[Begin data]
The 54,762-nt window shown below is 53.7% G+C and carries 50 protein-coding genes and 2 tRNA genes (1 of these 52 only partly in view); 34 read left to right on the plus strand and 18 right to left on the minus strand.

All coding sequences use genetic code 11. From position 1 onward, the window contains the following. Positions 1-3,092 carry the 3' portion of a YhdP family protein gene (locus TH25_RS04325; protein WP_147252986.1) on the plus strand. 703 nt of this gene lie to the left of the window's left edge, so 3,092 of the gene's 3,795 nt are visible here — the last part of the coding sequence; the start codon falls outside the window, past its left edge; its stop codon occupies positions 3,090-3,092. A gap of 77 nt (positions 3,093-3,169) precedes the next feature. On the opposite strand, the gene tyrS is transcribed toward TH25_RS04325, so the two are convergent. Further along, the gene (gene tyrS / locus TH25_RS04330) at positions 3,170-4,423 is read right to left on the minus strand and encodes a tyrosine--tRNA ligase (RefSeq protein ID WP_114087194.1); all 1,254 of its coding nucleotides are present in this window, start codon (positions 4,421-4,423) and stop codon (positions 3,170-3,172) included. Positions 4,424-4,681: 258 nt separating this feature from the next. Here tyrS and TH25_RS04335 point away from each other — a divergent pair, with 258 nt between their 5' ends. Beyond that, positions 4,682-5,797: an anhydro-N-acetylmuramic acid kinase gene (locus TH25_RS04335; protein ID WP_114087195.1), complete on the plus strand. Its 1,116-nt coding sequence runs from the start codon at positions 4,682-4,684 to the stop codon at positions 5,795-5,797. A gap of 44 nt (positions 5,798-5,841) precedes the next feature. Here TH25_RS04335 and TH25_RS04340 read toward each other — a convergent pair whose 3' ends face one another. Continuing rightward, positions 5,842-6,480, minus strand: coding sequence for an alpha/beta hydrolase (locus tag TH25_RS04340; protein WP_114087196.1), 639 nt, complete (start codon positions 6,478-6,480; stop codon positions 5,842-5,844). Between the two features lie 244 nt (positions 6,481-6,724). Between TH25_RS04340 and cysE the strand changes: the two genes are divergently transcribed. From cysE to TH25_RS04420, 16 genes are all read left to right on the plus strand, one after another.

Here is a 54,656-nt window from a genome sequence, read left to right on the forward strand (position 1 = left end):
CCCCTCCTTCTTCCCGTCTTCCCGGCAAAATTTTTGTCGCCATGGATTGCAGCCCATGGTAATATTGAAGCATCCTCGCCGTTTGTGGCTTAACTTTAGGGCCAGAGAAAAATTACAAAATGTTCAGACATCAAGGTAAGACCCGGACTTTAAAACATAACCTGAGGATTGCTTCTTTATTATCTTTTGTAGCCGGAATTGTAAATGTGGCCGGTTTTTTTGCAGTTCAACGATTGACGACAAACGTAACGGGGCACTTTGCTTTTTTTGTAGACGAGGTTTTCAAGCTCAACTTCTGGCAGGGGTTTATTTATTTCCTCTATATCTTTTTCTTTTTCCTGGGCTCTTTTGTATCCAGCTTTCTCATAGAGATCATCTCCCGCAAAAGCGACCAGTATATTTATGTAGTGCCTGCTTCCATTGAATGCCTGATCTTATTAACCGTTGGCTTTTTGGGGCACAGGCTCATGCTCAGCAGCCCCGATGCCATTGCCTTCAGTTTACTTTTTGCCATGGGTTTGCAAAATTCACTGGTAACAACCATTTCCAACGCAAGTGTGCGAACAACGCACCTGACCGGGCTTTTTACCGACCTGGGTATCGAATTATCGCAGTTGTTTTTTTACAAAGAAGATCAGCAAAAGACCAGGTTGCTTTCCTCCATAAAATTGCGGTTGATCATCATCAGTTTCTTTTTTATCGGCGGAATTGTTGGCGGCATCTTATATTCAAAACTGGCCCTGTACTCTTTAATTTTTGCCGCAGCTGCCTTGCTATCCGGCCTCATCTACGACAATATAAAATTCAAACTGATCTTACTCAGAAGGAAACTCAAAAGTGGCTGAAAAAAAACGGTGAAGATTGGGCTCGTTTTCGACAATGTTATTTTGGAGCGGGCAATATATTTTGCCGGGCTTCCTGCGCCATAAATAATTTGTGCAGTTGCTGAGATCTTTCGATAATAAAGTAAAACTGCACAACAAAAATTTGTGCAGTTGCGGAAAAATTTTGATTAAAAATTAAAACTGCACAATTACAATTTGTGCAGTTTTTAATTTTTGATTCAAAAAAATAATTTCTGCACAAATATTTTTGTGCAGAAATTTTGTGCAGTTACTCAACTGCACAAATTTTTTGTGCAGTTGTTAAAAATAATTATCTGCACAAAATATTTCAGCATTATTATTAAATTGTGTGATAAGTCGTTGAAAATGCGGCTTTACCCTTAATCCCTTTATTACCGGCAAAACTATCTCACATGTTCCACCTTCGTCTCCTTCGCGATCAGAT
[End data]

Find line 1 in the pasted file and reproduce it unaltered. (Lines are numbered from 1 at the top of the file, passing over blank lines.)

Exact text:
The 54,762-nt window shown below is 53.7% G+C and carries 50 protein-coding genes and 2 tRNA genes (1 of these 52 only partly in view); 34 read left to right on the plus strand and 18 right to left on the minus strand.